More than 10,000 people have died from the Ebola epidemic.
During a major pandemic, we will need hundreds of thousands of people to operate. During the Ebola outbreak, no one considered treatment options. No people studied symptoms. No one has figured out which tool to use. For example, we could have taken survivors’ blood, processed samples, and transfusions of finished plasma to protect the body. But no one does those things.
It is truly a global failure. WHO is funded to control the disease, not to do what I just said.
In movies it’s different. There will be a group of handsome epidemiologists on the road, into the epidemic region, saving the world, but that’s only in Hollywood.
Failure to prevent it can make the next disease more destructive than Ebola. Look at the development of the Ebola epidemic in the past year. About 10,000 people have died, mostly in three East African countries.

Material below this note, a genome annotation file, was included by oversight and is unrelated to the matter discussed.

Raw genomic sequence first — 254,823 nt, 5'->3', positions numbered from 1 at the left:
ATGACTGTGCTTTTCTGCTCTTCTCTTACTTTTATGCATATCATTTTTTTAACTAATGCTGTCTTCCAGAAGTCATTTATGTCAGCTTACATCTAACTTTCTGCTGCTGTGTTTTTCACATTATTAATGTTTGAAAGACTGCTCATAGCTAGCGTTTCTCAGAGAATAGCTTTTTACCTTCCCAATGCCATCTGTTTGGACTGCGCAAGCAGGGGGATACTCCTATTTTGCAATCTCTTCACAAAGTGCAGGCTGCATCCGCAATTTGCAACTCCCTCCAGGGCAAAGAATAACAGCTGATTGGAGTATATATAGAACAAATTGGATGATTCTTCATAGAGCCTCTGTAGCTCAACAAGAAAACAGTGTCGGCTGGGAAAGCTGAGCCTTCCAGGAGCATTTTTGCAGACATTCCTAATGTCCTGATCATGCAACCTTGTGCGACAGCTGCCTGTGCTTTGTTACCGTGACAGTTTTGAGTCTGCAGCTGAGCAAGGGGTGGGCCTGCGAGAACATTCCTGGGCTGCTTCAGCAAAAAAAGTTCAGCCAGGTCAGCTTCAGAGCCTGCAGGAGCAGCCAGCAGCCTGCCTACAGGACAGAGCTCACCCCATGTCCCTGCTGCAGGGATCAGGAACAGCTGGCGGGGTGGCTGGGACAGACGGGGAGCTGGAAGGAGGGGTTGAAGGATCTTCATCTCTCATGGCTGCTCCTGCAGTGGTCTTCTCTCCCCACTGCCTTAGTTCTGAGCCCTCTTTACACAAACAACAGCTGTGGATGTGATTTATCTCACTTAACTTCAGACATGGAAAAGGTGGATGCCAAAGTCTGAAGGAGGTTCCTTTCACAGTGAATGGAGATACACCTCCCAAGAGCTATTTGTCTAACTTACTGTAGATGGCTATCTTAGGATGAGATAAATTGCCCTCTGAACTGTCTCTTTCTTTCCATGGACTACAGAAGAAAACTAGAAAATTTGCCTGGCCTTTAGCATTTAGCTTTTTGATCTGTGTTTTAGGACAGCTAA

There are 3 reasons why it doesn’t spread anymore. The first is that many health workers do courageous jobs. They look for sick people and prevent infection. The second is the nature of the virus. Ebola virus is not spread by air. And when infected, almost all infected people are bedridden. Third, the disease is not spread in many urban areas. It was just luck. If the epidemic spreads in more urban areas, the number of infections will be much greater.
Next time we may not be so lucky. We may encounter a virus that, when infected, still feels healthy enough to fly or go to the market. The source of the virus may be a natural pandemic like Ebola. Or maybe a biological terrorist.